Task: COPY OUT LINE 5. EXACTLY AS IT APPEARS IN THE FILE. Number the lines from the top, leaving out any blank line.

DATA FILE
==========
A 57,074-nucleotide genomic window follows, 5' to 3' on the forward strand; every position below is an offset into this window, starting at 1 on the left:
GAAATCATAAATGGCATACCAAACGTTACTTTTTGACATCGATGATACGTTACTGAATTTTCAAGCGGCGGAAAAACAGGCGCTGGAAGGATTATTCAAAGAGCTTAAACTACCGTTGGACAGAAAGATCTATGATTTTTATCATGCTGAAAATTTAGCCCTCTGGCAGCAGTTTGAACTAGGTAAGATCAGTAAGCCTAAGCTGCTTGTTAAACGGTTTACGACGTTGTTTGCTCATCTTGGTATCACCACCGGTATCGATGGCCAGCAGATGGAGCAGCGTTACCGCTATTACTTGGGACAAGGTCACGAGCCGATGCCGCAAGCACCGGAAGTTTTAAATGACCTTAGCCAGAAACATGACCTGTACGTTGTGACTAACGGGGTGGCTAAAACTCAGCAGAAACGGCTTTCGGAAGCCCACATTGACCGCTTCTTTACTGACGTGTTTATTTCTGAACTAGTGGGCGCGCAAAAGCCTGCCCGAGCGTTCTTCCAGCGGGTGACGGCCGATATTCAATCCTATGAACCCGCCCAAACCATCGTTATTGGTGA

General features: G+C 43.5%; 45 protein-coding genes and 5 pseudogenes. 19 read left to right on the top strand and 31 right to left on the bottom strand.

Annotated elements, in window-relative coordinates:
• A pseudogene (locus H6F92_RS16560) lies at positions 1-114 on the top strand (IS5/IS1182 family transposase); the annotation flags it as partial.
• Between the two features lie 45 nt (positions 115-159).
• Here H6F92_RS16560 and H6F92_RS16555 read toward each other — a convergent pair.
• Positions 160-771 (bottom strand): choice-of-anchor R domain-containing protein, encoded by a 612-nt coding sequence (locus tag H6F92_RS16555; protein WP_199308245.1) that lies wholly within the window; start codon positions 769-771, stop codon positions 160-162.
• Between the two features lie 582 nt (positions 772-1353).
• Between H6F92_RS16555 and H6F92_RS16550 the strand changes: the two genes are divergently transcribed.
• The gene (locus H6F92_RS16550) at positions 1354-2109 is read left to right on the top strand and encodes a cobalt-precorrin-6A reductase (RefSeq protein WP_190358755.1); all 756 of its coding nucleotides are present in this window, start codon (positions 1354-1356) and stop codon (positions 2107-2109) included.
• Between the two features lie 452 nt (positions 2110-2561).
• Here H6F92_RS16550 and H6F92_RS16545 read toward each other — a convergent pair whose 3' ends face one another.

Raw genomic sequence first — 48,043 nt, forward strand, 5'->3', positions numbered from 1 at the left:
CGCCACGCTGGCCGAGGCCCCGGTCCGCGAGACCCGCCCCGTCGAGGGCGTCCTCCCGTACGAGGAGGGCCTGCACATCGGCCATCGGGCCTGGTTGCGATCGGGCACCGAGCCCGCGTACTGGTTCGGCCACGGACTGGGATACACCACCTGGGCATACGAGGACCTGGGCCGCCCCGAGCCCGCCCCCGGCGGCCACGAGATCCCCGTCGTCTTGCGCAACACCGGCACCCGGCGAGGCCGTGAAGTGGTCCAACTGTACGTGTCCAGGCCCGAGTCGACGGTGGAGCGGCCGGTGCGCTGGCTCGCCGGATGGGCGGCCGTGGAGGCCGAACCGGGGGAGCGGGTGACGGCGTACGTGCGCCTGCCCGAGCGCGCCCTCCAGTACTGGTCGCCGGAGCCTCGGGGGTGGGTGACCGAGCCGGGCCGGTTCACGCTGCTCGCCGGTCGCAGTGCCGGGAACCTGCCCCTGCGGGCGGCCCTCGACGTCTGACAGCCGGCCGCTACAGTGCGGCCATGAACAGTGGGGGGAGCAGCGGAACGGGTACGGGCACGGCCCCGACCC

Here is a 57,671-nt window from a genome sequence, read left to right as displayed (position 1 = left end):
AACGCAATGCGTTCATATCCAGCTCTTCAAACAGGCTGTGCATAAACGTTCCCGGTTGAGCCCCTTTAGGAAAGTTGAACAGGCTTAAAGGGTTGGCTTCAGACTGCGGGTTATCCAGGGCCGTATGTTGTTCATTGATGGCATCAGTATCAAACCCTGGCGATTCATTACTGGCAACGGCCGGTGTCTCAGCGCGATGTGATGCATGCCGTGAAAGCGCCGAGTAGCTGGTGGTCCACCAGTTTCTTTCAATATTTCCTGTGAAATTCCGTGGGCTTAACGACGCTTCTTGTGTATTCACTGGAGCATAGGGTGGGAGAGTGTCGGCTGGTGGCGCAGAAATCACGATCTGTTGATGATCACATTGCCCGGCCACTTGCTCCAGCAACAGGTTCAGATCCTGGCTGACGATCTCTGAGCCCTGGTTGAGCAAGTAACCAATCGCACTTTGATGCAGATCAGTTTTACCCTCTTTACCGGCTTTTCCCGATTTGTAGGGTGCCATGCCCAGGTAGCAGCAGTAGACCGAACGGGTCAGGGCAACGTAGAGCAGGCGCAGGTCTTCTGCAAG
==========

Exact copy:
• A pseudogene (locus H6F92_RS16560) lies at positions 1-114 on the top strand (IS5/IS1182 family transposase); the annotation flags it as partial.